I Don’t Want to be a Good Man … I Want to be a Great One.
It’s Tuesday (as I’m writing this, not as you are reading this), which means it was $5 movies at my local theater. Most of the times I get to go to the theaters on Tuesdays, I try to make it a double feature. And, if possible, I try to make the movies I pick be one for me and one for you, my audience. Today was only different in that I accidentally created a theme with the two movies I saw, tied together by the director of today’s movie. But the movie I wanted to see for myself was the other movie. Today’s movie was the one that was requested on Facebook, and it’s also a movie I probably never would’ve seen on my own. The first thing that drew me to the movie was my roommate Richurd telling me about how awful it was. That always makes me want to see something. But I do like the director, so let’s see how Sam Raimi did with Oz the Great and Powerful, based on a series of novels by L. Frank Baum, written by Mitchell Kapner and David Lindsay-Abaire, and starring James Franco, Michelle Williams, Mila Kunis, Rachel Weisz, Zach Braff, Joey King, Bill Cobbs, Tony Cox, Abigail Spencer, Tim Holmes, Stephen R. Hart, Bruce Campbell, and Ted Raimi.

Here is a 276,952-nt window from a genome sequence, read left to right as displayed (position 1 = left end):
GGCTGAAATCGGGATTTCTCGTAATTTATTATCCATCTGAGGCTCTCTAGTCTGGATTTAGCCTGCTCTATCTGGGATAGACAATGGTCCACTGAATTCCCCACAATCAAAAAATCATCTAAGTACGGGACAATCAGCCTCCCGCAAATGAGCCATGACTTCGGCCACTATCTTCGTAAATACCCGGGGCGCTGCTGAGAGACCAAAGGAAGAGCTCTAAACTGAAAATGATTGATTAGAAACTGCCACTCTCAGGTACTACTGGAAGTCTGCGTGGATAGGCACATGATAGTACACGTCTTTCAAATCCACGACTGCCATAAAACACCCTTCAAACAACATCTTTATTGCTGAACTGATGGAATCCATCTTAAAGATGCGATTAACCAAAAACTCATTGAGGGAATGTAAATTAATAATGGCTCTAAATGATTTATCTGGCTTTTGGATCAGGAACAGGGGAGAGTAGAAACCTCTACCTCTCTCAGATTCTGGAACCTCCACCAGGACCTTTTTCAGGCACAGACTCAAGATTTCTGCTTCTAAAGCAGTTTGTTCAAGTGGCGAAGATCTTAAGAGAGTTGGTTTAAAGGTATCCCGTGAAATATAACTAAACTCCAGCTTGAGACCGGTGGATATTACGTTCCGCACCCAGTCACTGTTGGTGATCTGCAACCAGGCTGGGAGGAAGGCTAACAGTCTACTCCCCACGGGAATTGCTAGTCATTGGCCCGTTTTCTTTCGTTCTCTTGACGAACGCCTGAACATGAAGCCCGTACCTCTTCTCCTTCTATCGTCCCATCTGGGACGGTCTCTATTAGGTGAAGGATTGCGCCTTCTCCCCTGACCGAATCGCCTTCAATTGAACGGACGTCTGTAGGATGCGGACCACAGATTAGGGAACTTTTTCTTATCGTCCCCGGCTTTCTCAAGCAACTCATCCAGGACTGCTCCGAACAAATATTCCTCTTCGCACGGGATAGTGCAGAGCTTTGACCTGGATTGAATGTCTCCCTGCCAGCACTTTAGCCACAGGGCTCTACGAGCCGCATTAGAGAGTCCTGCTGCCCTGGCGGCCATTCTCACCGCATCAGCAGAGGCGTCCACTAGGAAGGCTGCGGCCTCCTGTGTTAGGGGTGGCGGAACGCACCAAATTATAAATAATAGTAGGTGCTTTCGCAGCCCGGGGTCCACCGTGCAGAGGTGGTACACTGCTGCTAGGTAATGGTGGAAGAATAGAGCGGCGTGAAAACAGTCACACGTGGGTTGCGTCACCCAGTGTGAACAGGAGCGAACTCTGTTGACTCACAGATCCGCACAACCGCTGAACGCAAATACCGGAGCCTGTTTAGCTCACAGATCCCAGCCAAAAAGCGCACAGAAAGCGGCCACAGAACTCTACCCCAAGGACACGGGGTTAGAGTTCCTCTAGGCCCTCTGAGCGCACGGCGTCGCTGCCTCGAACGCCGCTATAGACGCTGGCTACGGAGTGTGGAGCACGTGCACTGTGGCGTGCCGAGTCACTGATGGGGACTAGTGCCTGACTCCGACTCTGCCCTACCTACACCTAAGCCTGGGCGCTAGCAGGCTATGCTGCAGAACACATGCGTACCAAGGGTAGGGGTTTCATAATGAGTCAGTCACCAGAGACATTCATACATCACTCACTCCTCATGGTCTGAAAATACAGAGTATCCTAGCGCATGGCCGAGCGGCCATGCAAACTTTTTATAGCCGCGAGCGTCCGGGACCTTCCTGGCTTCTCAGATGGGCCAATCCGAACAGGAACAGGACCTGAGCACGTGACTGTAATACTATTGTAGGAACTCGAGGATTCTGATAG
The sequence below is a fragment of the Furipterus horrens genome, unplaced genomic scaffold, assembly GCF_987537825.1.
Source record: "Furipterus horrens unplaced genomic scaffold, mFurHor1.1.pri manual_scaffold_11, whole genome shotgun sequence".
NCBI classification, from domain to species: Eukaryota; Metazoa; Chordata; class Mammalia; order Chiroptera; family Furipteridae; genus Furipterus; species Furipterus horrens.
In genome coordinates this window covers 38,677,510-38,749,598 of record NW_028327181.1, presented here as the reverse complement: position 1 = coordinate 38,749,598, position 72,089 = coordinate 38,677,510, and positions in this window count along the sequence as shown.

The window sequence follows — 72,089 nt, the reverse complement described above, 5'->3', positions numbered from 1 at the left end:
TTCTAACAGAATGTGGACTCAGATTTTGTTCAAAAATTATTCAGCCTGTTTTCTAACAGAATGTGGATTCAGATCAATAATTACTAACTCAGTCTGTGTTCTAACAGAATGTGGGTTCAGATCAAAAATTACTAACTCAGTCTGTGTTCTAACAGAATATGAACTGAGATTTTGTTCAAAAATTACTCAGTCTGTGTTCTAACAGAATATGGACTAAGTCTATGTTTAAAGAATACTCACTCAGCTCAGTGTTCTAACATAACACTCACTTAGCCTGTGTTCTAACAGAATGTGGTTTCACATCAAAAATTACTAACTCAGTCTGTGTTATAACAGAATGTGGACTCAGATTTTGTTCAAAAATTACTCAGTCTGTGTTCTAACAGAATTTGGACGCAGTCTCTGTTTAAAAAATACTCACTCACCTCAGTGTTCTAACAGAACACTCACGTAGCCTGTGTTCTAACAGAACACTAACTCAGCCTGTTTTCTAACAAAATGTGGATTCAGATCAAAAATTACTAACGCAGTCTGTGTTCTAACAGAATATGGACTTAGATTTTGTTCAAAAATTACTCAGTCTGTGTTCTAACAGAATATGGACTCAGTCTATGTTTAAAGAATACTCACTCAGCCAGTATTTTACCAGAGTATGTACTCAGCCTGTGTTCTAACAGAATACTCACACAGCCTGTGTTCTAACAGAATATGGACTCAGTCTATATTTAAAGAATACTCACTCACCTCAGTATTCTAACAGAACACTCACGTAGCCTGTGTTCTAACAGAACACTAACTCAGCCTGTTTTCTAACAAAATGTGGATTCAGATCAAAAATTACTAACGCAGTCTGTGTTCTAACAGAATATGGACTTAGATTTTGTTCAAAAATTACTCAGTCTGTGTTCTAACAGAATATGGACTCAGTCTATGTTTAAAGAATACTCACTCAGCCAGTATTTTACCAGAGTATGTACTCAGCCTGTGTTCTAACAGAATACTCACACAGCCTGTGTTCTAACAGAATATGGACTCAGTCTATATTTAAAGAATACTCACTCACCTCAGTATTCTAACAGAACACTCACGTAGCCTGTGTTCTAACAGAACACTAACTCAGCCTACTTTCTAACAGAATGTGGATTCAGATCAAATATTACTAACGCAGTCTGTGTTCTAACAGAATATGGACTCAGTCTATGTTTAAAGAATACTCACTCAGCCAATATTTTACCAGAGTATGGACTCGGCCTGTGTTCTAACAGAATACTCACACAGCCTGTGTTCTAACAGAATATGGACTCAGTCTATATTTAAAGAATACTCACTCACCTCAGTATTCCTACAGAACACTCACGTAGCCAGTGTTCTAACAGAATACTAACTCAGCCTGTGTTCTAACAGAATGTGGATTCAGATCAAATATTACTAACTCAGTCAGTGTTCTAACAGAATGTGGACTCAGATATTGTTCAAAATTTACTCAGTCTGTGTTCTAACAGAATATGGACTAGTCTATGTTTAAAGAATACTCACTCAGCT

We are in Kansas once more. Oscar “Oz” Diggs (James Franco) is a magician at a travelling circus who is down on his luck. He is forced to make a hasty retreat when the circus strongman (Tim Holmes) attacks Oz for flirting with his wife. Oz is thoroughly satisfied with himself for escaping in a hot air balloon … until he realizes it’s being drawn into a tornado. He crashes and, when he reawakens, he is in color and in the Land of Oz. He meets Theodora (Mila Kunis), a good witch who believes him to be the wizard prophesized to overthrow the Wicked Witch that terrorizes the Land of Oz, and she quickly develops romantic, and unrequited interest in Oz. On the way to the Emerald City, they rescue a flying monkey named Finley (Zach Braff) from a lion of questionable bravery. When they reach the Emerald City, Oz meets Theodora’s sister Evanora (Rachel Weisz), who tells Oz that the Wicked Witch poisoned the previous King of Oz, and to defeat her he would need to destroy her wand. But all may be only slightly different than it appears…